Congratulations! This letter is not really about how to negotiate your startup package--there's plenty in the aggregator on that. This letter is about all the other stuff you're about to go through--the stuff no one ever prepared you for--as you make what's probably the most important decision you've ever made in your life.

This part is hard. You are about to decide what new part of the country or even the world you're about to move to, and you are likely in your 30s. When you were in your 20s, moving around was easy, an adventure. But now? It's different, and it's scary. You have a life! You like your friends in post-doc land. You have a trivia group. Maybe you have a family or a significant other who you're asking to move with you. You will feel guilt about asking this of them.  Talk to them about this.

You may find that when negotiating begins, those nice people at the University who took you out to fancy dinners suddenly aren't so nice anymore. They may try to convince you to take a smaller lab space than the one you were shown, trim your start up list by half, or push back when you ask for personnel funds. When that happens, YOU push back. No one is going to renege their offer because they suddenly think you're a greedy bastard. You know what you need, not them.

You are going to feel more alone in this than you may have ever felt in your life. Maybe your lab mates are also on the market and haven't fared as well, and you feel bad asking them to help you with "problems" they wish they had. Maybe your PI is too busy to help you with your startup list, and your significant other doesn't know a microcentrifuge from a multi-channel pipettor. You will have to think things through for yourself. As scientists, we're conditioned to think in the first-person plural. "We hypothesized that..." "We did RT-PCR to..." For your entire career, you've been part of a team. But right this moment? It is ALL YOU. You are about to be team captain.  Say "I." (it feels good!)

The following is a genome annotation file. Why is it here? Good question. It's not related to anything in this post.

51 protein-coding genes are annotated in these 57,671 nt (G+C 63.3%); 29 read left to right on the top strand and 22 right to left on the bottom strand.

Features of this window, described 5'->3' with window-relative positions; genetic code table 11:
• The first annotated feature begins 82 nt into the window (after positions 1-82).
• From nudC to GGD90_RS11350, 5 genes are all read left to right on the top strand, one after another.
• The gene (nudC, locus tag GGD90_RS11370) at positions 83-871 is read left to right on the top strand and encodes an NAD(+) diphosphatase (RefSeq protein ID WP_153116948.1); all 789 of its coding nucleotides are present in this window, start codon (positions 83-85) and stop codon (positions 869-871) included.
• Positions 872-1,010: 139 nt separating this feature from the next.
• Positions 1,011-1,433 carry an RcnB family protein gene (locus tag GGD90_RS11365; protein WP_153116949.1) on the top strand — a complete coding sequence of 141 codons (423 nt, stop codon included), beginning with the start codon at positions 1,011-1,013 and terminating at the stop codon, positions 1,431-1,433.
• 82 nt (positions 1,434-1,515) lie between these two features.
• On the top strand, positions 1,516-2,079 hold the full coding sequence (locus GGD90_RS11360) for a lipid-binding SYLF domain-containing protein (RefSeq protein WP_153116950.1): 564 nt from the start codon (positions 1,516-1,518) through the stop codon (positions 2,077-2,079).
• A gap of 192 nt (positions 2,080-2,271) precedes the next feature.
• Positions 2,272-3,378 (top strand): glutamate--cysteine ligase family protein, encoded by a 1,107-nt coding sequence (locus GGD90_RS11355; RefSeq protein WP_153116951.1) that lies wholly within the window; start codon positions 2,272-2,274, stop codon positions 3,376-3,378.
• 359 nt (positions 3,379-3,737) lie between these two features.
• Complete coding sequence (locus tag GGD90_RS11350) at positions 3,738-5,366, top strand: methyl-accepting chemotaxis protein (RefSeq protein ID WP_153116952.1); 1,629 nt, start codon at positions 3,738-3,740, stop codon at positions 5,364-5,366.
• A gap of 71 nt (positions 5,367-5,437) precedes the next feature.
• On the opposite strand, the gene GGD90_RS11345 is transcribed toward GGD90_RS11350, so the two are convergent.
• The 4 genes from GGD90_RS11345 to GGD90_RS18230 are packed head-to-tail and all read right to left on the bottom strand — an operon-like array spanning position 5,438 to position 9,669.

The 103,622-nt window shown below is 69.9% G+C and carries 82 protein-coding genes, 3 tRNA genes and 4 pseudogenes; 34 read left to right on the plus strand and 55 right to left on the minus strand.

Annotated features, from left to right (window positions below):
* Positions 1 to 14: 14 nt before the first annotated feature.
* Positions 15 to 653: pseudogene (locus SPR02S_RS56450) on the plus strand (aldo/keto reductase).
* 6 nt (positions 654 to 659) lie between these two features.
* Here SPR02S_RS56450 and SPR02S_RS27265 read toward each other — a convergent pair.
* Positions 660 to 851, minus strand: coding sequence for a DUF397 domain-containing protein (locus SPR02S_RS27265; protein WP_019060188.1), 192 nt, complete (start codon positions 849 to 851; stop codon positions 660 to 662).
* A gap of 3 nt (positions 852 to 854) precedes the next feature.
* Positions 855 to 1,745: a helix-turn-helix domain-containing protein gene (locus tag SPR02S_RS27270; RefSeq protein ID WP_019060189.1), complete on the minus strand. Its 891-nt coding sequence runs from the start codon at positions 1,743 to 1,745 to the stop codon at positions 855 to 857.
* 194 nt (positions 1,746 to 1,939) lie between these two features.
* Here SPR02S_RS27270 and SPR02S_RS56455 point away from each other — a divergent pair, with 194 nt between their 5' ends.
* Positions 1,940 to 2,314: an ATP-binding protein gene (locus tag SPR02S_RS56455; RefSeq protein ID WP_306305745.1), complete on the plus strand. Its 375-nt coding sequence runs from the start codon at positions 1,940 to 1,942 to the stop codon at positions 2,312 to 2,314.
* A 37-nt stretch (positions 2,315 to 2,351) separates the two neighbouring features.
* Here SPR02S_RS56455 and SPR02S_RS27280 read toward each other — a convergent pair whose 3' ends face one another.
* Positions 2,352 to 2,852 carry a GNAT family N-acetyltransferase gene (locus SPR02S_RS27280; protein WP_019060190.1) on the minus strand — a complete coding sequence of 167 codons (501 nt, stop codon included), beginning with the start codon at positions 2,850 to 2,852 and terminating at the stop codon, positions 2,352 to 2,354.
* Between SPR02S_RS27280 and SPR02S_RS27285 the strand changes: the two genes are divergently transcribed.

You will feel alienated, you will fight with people you love, and you will wonder how this, the actualization of your dreams and culmination of 8-12+ years of training, can cause so much gut-wrenching angst, stress, and even sadness. Take heart, you almost-PIs, and stay strong. You will get through this--personal relationships intact, and with a sweet-ass offer letter in hand. Hang in there.

Dr Becca

11 responses so far